Introduction: Real Estate Investment Trusts

Article excerpt

Publicly traded real estate investment trusts (REITs) and real estate operating companies (REOCs) have enjoyed a reversal of fortune in the past twelve months. Real estate securities were hit hard by the liquidity crisis of 1998 and suffered continued decline in 1999 as capital markets reevaluated their growth prospects in a maturing real estate cycle. The year 2000 brought superior returns to REIT investors as technology stocks and the broader market retreated. Investors are now faced with the task of understanding REITs and REOCs in a stable environment for both indirect and direct investment in real estate. This special issue contains several views of the role of securities in direct investment portfolios. There are also some critical views of the basic nature of public real estate companies. Taken together, this collection of research and opinion should serve to bring us closer to an understanding of how to successfully integrate direct and indirect real estate investments in one portfolio.

The research reported in this issue is generally focused in two areas. First, several authors look at the role of publicly traded real estate securities in portfolio management for investors in direct real estate equities. Simon Stevenson, in The Long Term Advantages to Incorporating Indirect Securities in Direct Real Estate Portfolios examines the impact of REIT investment in both an optimal and a more probable world. His findings are interesting because they show that REITs bring improved performance to portfolios that look more like the NCREIF portfolio while their marginal value to an optimized direct portfolio may not be evident. The other interesting finding is a significant performance improvement brought by the addition of multi-national property securities to a domestic direct portfolio.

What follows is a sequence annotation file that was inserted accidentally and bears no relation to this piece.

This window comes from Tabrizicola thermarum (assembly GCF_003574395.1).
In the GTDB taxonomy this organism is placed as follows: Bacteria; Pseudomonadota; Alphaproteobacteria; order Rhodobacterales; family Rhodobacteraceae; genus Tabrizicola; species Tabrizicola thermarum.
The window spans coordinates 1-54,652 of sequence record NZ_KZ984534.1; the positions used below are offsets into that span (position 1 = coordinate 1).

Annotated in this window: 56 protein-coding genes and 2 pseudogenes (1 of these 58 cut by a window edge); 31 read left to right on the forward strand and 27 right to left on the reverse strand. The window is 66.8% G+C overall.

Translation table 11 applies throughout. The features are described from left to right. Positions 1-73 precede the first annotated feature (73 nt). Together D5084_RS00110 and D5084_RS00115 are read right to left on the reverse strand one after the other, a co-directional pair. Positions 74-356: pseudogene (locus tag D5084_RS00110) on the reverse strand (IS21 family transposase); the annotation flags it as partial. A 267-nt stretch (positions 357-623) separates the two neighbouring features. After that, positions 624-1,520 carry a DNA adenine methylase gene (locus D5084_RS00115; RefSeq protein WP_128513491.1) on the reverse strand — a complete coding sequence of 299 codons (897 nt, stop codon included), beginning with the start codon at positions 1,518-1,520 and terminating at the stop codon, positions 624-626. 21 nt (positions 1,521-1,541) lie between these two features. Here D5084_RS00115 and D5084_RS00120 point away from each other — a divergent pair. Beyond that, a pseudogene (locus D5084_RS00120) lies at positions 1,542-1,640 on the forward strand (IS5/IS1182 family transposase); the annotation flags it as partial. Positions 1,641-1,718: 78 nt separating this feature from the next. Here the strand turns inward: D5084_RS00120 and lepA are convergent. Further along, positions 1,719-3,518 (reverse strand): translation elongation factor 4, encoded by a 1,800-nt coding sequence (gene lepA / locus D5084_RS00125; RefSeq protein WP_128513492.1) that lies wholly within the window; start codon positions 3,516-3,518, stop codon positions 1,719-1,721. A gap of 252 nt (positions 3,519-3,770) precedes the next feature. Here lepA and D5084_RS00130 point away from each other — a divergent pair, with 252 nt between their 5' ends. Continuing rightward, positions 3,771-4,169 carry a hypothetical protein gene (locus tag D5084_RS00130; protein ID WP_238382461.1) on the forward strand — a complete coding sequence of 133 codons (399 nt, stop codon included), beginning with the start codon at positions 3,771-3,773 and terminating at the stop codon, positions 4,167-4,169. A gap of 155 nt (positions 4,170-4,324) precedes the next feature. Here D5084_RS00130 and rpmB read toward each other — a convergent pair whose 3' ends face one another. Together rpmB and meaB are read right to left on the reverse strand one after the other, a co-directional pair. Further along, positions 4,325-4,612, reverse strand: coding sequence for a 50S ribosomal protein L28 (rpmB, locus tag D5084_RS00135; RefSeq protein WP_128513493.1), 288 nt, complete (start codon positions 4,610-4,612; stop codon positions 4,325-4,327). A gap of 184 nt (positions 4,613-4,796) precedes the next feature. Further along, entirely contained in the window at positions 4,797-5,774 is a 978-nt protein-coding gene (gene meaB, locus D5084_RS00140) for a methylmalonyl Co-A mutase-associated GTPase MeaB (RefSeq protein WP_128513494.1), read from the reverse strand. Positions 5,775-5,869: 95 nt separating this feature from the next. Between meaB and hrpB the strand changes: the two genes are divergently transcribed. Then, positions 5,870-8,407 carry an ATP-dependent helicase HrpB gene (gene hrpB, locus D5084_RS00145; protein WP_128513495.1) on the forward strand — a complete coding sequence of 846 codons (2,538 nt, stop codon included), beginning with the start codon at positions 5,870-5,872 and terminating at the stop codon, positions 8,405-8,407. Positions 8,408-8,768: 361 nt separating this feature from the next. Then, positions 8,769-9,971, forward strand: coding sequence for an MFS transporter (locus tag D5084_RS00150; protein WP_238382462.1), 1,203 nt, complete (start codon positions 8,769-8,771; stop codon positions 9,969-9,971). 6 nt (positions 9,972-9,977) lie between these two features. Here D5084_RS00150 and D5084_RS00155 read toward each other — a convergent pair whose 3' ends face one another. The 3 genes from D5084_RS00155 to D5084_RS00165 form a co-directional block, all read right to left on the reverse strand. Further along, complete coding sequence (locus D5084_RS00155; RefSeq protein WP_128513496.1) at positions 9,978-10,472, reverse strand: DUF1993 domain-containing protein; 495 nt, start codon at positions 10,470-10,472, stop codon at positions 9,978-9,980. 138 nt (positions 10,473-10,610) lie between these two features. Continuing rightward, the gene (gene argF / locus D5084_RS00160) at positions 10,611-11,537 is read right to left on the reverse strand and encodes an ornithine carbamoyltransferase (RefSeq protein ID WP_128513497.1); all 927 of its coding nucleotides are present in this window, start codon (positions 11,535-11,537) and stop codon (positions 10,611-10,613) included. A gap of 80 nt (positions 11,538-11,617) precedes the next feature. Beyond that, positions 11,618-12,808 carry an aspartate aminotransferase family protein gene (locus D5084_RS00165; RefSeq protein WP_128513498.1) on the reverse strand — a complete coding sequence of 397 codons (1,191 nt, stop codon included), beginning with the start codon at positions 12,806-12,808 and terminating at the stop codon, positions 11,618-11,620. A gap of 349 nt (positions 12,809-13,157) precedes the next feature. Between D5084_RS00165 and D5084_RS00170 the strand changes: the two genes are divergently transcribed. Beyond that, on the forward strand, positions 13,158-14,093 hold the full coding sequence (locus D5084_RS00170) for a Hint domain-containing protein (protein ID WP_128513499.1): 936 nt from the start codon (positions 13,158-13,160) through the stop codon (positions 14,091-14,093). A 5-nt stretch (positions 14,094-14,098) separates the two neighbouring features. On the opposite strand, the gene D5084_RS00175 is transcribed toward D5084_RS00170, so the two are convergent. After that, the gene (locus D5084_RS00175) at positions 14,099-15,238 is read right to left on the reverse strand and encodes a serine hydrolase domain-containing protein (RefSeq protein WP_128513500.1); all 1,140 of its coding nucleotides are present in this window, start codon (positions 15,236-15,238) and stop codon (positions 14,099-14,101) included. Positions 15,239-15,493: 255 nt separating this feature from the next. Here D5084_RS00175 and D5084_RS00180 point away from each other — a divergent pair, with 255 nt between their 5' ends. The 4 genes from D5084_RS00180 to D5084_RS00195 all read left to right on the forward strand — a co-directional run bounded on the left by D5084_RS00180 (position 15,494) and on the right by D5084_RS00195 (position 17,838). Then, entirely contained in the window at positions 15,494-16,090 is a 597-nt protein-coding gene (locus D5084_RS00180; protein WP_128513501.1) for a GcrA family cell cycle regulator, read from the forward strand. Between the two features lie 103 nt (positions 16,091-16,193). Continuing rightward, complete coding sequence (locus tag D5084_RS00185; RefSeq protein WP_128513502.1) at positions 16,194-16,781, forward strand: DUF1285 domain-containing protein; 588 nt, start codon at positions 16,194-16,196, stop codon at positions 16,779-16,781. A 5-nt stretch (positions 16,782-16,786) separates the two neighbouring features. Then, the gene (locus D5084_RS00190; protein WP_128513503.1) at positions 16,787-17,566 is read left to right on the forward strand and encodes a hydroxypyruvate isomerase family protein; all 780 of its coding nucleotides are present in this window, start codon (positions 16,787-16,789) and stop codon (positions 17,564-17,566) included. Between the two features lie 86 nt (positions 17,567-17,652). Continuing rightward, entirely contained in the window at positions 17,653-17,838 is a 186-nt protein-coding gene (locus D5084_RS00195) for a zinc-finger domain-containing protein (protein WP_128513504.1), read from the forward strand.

Should investors approach an asset class in the context of their portfolio goals? Timothy Craft explores that issue in The Role of Private and Public Real Estate in Pension Plan Portfolio Allocation Choices. He examines the portfolio allocation choice in the context of a plan's pension liabilities. One interesting result is a resolution of the dichotomy between standard optimization models that often argue for high real estate allocations and the typically lower allocations found in existing plan portfolios.

Michael Seiler, James Webb and Neil Myer test the expectation that private real estate portfolios can be adjusted with real estate securities in Can Private Real Estate Portfolios Be Rebalanced/Diversified Using Equity REIT Shares? They conclude that REITs are a worthwhile addition to mixedasset portfolios but that they do not bring the ability to effectively rebalance or create marketneutral portfolios.

Another view of how the various asset classes interact is found in Jim Clayton and Greg McKinnon's article The Time-Varying Nature of the Link between REIT, Real Estate and Financial Asset Returns. …